After staging a sassy performance in Tel Aviv for his Israeli fans on Tuesday night, Boy George on Wednesday pushed back against online criticism by Israel boycott activists, rejecting comparisons between the Jewish state and South Africa in the apartheid era.
“So George are you saying you would have played South Africa during apartheid??” a Twitter user with the handle Graham Booth asked the 80’s musical icon.
“I could have an[d] I didn’t. Could have earned well from such a gig. Israel is in my heart. Completely different equation,” replied the Culture Club frontman.
“I play for my fans, not politicians. I have never looked at any political figure and thought ‘yeah, you speak for me.’ The flow of positive energy is the key!” the singer wrote in response to another user addressing his Israel performance.
On Tuesday, Twitter user Magenta Purple wrote to the singer: “Disappointed that you have played Israel. I wish you would get involved with the @BDSmovement [Boycott, Divestment, and Sanctions movement.]”
“I’m disappointed by your tweet,” Boy George responded. “Also by the fact that you are actually doing zero to help anyone or anything? Your energy is negative!”
The pop singer flew in to Israel on Tuesday from Australia, where he is currently acting as a judge on reality show “The Voice Australia.”
It had been 30 years since the pop singer and his band played in Israel. The Tel Aviv performance was part of a reunion tour that includes original band members Roy Hay, Mikey Craig and Jon Moss.
George is represented by Paul Kemsley of Nixxi Entertainment, who works with his wife, Dorit Kemsley, in the family business. It could be that his Tel Aviv performance was influenced by Dorit, currently starring on “Real Housewives of Beverley Hills.” Raised in Connecticut, she has an Israeli father.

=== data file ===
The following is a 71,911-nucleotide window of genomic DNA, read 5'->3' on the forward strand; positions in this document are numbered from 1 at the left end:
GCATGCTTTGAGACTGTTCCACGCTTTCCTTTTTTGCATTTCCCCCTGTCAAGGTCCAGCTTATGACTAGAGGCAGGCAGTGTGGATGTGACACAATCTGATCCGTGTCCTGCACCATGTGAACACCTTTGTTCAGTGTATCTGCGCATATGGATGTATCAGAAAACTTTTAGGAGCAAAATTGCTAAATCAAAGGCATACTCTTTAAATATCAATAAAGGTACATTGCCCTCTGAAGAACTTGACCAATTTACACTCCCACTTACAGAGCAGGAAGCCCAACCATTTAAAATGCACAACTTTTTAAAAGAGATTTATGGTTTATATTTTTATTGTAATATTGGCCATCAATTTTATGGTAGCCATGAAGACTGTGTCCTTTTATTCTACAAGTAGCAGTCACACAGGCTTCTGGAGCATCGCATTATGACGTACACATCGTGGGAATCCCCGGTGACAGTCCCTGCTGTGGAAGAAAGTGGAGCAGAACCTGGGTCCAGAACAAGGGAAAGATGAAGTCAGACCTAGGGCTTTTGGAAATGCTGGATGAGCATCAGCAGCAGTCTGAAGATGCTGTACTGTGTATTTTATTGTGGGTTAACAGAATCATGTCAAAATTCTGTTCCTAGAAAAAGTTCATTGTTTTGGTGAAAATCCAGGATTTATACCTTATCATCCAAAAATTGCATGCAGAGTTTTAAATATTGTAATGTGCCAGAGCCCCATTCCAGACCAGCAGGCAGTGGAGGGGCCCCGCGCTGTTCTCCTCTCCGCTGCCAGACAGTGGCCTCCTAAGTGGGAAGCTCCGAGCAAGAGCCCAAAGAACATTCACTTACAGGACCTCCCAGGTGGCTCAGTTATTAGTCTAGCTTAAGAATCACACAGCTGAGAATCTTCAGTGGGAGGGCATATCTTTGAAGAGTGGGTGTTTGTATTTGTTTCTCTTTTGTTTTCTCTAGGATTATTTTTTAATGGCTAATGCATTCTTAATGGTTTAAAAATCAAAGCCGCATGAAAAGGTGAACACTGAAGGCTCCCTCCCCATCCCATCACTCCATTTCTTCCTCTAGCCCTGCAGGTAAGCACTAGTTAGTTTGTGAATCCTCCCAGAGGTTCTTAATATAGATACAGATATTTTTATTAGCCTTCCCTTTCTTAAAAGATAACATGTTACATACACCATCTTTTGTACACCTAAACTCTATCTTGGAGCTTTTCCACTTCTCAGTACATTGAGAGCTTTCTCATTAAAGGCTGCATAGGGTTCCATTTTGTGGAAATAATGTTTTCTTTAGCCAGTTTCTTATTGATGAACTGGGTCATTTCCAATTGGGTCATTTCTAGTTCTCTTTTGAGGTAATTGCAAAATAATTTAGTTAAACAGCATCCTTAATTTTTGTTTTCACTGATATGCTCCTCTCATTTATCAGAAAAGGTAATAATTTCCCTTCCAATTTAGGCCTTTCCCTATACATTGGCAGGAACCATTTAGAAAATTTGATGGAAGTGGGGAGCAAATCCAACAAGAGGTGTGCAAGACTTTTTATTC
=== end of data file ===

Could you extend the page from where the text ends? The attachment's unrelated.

Boy George lives with the Kemsleys when he is in Los Angeles, where he’s known as “Georgie” and has stayed with the family for four to six months at a time.
“I think when you stay in someone’s house and you live in their lives and you’re playing with their children and you see them as a couple [it’s different],” Dorit Kemsley told Bravo’s The Daily Dish. “I mean he sees us before bed; he sees us first thing in the morning, and it’s not like this lunch date per se. You kind of get more intimately connected, and that’s definitely what happened.”
Kemsley, who likes to throw in the occasional Hebrew word and cooks Israeli and Moroccan food, may even have tutored Boy George about what to say on stage Tuesday night.
George is known for his sartorial splendor, including the shirt he wore for the video for “Do You Really Want to Hurt Me,” which said “Tarbut Aguda” in Hebrew, which clumsily translates into Culture Club.
He recently signed a new record deal with BMG, his first major label signing in nearly 30 years, and his first project will be a solo cover album, according to his website.